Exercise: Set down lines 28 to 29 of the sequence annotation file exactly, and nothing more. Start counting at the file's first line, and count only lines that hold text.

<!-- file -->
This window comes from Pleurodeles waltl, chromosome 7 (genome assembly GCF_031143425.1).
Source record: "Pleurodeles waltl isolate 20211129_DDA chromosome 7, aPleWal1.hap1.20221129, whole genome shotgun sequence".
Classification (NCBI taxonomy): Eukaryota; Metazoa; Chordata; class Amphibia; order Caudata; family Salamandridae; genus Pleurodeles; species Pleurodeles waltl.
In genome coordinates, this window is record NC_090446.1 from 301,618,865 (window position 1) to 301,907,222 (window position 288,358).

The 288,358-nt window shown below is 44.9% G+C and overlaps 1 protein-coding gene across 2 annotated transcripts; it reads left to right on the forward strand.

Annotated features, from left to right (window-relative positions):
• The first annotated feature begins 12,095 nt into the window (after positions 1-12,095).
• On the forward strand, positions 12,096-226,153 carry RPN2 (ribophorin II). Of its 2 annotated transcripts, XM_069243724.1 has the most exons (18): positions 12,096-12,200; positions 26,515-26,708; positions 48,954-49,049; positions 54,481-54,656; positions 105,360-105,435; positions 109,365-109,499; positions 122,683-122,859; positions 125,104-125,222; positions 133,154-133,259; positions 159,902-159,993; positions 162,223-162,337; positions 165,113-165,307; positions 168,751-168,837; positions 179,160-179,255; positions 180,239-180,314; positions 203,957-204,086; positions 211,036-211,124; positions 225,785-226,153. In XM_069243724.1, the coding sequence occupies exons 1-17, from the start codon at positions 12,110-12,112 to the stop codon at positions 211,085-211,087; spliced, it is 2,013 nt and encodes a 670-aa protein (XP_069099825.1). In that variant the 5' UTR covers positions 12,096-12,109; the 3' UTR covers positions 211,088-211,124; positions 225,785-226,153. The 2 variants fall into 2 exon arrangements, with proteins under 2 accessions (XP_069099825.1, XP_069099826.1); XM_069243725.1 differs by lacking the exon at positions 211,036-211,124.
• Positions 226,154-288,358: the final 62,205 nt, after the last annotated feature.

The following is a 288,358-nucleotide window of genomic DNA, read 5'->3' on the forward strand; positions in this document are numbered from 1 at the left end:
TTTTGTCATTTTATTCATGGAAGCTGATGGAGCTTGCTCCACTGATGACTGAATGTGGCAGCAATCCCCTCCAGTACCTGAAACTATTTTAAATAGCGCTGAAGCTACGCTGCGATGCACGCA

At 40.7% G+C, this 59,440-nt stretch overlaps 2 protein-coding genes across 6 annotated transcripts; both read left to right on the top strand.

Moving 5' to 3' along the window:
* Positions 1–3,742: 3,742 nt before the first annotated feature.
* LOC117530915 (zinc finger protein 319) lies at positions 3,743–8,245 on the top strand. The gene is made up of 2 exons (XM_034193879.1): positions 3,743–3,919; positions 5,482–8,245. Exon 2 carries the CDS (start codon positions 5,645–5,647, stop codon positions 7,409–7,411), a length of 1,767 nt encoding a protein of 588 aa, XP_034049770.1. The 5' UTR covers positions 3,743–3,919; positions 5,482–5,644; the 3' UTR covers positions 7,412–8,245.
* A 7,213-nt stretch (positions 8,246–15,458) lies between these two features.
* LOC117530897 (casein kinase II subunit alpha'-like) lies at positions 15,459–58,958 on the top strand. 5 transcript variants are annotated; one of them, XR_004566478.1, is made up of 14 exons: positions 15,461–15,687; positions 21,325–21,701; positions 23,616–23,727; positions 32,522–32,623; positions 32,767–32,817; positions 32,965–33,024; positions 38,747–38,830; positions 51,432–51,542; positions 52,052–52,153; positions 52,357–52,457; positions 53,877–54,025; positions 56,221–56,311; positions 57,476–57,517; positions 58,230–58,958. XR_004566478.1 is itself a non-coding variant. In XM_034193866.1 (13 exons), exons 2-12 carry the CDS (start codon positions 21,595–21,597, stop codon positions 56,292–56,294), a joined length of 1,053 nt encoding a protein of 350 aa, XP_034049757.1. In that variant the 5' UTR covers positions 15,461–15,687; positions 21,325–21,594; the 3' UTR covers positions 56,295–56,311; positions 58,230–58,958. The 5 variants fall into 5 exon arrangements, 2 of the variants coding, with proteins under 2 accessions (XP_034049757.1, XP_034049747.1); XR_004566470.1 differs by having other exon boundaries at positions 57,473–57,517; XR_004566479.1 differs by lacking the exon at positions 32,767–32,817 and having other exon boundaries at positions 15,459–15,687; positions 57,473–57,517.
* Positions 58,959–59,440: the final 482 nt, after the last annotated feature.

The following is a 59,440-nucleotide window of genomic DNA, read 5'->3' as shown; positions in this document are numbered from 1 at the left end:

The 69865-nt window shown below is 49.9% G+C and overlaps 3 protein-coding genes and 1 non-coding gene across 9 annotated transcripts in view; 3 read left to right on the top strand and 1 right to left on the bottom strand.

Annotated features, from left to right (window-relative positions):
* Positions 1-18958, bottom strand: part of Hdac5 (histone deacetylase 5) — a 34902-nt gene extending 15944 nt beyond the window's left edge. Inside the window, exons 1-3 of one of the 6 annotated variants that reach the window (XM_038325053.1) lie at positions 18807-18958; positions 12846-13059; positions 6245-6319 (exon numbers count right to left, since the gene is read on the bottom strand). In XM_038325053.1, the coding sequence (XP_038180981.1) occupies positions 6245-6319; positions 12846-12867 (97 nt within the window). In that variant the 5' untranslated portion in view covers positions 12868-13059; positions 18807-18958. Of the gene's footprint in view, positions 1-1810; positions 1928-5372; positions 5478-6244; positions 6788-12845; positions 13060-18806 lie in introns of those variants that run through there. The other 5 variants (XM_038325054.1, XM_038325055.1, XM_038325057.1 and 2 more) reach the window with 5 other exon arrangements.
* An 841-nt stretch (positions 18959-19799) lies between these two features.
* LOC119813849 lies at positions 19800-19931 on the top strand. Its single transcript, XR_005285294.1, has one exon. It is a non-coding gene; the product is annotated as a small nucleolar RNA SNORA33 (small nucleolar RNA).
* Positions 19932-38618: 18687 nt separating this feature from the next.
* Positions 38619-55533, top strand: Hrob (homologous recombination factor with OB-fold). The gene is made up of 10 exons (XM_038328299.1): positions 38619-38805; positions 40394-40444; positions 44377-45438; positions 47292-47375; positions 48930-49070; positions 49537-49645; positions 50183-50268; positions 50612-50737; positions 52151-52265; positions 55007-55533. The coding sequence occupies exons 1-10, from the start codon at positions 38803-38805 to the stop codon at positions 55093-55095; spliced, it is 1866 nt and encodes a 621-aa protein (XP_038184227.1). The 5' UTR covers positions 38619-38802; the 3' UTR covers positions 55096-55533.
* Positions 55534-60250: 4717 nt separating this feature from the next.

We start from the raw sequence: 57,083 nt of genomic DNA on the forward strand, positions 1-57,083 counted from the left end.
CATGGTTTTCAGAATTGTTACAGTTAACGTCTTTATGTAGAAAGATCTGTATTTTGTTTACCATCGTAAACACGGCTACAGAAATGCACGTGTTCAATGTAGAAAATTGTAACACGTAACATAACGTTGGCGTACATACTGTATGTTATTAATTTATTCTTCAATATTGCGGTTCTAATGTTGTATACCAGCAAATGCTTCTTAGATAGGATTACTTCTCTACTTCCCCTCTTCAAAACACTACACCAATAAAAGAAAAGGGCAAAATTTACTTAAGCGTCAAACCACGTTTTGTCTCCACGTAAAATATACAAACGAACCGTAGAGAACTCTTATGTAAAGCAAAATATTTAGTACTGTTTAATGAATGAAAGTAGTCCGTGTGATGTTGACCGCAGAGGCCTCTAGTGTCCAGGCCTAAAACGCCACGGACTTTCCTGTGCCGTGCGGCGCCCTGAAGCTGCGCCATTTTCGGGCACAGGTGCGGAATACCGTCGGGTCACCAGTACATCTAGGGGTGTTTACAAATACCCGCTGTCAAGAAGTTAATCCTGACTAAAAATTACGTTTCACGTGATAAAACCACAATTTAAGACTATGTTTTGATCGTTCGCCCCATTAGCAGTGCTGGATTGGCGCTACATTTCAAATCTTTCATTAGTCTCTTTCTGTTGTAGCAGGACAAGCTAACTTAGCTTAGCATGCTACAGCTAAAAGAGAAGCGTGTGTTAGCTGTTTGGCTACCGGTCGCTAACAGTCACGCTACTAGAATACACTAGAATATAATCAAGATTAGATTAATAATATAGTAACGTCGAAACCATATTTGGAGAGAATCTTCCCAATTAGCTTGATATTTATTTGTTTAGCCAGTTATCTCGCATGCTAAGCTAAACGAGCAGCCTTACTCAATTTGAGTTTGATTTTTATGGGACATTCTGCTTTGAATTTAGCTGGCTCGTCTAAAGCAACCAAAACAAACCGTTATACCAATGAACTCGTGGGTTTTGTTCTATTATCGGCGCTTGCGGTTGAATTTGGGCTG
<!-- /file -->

We start from the raw sequence: 57,083 nt of genomic DNA on the forward strand, positions 1-57,083 counted from the left end.
CATGGTTTTCAGAATTGTTACAGTTAACGTCTTTATGTAGAAAGATCTGTATTTTGTTTACCATCGTAAACACGGCTACAGAAATGCACGTGTTCAATGTAGAAAATTGTAACACGTAACATAACGTTGGCGTACATACTGTATGTTATTAATTTATTCTTCAATATTGCGGTTCTAATGTTGTATACCAGCAAATGCTTCTTAGATAGGATTACTTCTCTACTTCCCCTCTTCAAAACACTACACCAATAAAAGAAAAGGGCAAAATTTACTTAAGCGTCAAACCACGTTTTGTCTCCACGTAAAATATACAAACGAACCGTAGAGAACTCTTATGTAAAGCAAAATATTTAGTACTGTTTAATGAATGAAAGTAGTCCGTGTGATGTTGACCGCAGAGGCCTCTAGTGTCCAGGCCTAAAACGCCACGGACTTTCCTGTGCCGTGCGGCGCCCTGAAGCTGCGCCATTTTCGGGCACAGGTGCGGAATACCGTCGGGTCACCAGTACATCTAGGGGTGTTTACAAATACCCGCTGTCAAGAAGTTAATCCTGACTAAAAATTACGTTTCACGTGATAAAACCACAATTTAAGACTATGTTTTGATCGTTCGCCCCATTAGCAGTGCTGGATTGGCGCTACATTTCAAATCTTTCATTAGTCTCTTTCTGTTGTAGCAGGACAAGCTAACTTAGCTTAGCATGCTACAGCTAAAAGAGAAGCGTGTGTTAGCTGTTTGGCTACCGGTCGCTAACAGTCACGCTACTAGAATACACTAGAATATAATCAAGATTAGATTAATAATATAGTAACGTCGAAACCATATTTGGAGAGAATCTTCCCAATTAGCTTGATATTTATTTGTTTAGCCAGTTATCTCGCATGCTAAGCTAAACGAGCAGCCTTACTCAATTTGAGTTTGATTTTTATGGGACATTCTGCTTTGAATTTAGCTGGCTCGTCTAAAGCAACCAAAACAAACCGTTATACCAATGAACTCGTGGGTTTTGTTCTATTATCGGCGCTTGCGGTTGAATTTGGGCTG